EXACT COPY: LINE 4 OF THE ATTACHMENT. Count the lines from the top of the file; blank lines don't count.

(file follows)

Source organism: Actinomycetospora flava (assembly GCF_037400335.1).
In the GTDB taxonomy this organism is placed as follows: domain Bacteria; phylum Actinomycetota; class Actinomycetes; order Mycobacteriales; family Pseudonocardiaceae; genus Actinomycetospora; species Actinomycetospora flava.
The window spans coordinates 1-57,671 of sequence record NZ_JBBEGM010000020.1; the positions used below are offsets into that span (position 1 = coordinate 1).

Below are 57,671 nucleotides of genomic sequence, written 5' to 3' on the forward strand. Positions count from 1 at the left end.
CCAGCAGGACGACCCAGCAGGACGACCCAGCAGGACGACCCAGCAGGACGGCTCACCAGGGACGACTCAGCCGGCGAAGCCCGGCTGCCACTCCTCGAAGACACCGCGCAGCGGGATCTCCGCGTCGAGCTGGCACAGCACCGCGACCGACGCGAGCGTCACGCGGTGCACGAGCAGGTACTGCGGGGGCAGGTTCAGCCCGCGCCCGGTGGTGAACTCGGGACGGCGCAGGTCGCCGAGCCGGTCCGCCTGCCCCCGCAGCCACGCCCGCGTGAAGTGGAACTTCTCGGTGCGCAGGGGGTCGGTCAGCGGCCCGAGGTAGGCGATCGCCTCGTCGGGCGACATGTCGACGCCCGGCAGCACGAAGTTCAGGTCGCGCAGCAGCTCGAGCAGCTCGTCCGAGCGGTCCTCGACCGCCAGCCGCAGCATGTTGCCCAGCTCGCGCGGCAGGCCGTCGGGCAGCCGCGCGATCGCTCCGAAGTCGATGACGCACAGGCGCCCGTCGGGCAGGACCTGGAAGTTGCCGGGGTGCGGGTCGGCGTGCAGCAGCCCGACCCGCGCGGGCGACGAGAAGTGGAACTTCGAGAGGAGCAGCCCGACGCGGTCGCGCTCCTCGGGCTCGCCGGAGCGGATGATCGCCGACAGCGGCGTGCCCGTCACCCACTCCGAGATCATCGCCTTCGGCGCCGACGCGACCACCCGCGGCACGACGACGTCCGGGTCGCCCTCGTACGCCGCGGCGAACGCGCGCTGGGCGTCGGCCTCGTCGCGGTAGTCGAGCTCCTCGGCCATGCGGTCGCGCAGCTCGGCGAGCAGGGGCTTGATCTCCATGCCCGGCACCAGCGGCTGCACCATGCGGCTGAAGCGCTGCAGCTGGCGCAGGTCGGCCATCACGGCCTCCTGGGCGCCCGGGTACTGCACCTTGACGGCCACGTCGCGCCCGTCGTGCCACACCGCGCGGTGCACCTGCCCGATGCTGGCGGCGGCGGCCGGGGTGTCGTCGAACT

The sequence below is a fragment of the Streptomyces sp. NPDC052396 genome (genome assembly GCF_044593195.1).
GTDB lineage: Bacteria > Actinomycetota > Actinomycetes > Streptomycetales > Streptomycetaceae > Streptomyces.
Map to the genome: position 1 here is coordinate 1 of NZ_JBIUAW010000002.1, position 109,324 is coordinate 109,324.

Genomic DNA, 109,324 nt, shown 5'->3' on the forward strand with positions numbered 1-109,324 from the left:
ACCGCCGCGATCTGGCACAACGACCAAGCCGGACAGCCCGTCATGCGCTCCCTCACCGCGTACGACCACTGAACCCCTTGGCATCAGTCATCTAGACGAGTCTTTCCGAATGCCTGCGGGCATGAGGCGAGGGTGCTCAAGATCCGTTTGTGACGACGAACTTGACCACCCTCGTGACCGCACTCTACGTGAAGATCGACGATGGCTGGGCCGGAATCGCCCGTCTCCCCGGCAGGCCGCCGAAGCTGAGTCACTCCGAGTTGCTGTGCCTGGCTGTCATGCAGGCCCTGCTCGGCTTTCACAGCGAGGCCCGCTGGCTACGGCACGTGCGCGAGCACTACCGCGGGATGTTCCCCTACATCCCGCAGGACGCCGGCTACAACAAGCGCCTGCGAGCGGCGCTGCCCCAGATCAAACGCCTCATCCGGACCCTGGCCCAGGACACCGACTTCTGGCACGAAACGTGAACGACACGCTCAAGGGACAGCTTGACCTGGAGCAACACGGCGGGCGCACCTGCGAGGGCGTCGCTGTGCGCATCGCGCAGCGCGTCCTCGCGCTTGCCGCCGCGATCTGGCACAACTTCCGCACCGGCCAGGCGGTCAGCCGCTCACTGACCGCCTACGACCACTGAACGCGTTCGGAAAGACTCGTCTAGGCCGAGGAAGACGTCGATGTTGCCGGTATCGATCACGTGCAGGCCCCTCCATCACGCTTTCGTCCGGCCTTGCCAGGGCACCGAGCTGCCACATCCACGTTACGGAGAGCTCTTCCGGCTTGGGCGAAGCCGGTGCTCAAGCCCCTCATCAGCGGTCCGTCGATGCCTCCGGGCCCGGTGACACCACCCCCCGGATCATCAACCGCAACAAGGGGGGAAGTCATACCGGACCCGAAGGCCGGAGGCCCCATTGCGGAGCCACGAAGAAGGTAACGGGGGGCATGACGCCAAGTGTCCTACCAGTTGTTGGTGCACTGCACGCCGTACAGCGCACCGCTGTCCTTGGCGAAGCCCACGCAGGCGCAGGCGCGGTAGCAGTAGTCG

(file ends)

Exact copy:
Below are 57,671 nucleotides of genomic sequence, written 5' to 3' on the forward strand. Positions count from 1 at the left end.